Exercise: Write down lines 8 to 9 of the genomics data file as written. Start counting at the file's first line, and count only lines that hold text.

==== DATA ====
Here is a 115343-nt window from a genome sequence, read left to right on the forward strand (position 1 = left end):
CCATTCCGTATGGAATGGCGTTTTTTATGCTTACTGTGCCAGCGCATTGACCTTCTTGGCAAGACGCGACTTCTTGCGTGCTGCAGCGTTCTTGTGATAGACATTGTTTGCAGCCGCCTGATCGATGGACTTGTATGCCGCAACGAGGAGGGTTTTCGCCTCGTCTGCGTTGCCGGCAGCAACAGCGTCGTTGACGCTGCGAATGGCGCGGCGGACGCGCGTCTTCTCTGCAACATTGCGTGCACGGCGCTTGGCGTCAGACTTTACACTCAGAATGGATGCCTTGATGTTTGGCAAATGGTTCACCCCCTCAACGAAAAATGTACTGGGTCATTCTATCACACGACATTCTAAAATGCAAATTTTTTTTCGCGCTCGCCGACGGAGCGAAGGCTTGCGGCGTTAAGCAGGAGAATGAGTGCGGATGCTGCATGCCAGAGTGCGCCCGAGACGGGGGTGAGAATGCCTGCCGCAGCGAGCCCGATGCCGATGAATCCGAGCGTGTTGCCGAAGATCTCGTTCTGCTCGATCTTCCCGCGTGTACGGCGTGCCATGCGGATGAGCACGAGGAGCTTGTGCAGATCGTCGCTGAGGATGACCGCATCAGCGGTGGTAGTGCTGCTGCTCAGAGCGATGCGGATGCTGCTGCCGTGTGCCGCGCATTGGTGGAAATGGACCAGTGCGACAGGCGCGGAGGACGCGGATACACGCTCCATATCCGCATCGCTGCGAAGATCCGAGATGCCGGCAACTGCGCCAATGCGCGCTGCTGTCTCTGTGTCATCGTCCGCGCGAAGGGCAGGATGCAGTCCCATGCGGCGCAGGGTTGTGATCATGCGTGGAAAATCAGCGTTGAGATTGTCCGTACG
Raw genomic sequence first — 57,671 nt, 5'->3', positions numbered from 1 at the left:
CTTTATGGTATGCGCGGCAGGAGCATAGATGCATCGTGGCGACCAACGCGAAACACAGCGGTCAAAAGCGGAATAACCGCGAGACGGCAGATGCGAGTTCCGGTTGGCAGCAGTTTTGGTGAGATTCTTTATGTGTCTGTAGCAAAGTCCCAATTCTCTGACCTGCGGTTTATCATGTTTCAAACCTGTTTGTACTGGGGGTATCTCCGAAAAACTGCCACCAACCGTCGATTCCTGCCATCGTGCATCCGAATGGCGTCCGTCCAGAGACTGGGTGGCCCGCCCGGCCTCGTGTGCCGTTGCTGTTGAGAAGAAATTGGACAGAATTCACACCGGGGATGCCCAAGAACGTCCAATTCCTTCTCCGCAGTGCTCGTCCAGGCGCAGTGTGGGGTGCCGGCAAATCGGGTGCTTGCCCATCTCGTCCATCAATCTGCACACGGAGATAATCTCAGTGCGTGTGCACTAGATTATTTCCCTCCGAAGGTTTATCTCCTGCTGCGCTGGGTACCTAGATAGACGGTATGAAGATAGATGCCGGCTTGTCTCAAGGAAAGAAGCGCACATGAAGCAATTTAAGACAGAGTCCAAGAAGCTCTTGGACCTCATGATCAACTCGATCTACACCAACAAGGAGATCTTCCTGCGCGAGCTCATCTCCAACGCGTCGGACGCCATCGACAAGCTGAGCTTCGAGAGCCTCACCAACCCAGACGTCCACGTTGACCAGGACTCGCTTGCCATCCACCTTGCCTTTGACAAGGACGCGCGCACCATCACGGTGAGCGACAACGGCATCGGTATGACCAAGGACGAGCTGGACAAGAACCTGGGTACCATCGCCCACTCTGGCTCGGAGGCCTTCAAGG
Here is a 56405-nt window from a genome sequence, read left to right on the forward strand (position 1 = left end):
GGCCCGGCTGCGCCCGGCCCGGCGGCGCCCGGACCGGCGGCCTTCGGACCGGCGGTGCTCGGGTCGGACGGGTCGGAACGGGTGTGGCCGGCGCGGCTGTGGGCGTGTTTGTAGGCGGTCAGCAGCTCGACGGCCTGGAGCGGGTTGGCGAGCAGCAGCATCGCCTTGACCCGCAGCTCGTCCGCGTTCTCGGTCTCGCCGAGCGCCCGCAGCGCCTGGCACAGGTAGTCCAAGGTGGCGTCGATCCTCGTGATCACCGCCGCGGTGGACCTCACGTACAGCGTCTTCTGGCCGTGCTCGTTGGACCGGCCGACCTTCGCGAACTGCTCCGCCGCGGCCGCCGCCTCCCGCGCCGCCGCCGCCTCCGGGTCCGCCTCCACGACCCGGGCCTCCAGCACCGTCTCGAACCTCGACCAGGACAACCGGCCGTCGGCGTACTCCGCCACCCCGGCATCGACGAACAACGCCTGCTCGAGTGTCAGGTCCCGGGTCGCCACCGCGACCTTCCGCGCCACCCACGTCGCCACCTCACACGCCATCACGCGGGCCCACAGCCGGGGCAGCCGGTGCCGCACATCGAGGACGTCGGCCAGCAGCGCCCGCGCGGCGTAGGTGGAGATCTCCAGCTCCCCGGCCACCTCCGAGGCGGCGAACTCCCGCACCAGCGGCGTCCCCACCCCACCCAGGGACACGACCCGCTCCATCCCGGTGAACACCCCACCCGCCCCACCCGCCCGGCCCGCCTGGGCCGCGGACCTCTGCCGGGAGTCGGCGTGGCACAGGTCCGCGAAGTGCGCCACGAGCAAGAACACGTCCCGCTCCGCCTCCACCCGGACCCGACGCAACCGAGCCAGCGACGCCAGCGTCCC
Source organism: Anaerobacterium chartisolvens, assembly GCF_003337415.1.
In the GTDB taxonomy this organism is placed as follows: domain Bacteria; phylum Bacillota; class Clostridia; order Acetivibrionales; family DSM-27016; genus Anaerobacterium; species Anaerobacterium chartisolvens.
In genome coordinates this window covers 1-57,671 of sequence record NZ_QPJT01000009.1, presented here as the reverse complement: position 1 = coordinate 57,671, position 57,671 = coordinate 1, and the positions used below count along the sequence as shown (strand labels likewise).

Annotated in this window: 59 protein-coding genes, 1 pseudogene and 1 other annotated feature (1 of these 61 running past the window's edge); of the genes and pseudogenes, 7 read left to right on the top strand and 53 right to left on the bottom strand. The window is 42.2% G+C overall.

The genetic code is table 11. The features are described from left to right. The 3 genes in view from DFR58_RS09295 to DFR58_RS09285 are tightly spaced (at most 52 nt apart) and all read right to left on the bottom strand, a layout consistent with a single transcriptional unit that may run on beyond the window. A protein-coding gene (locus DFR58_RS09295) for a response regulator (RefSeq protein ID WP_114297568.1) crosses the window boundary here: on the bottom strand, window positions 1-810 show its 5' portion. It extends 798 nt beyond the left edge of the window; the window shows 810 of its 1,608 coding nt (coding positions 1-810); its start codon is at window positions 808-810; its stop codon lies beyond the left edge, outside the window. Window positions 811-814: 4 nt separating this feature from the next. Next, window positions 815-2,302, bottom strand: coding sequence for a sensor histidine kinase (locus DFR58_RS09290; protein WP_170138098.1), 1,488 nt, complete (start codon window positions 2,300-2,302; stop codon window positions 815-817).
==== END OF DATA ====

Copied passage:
In the GTDB taxonomy this organism is placed as follows: domain Bacteria; phylum Bacillota; class Clostridia; order Acetivibrionales; family DSM-27016; genus Anaerobacterium; species Anaerobacterium chartisolvens.
In genome coordinates this window covers 1-57,671 of sequence record NZ_QPJT01000009.1, presented here as the reverse complement: position 1 = coordinate 57,671, position 57,671 = coordinate 1, and the positions used below count along the sequence as shown (strand labels likewise).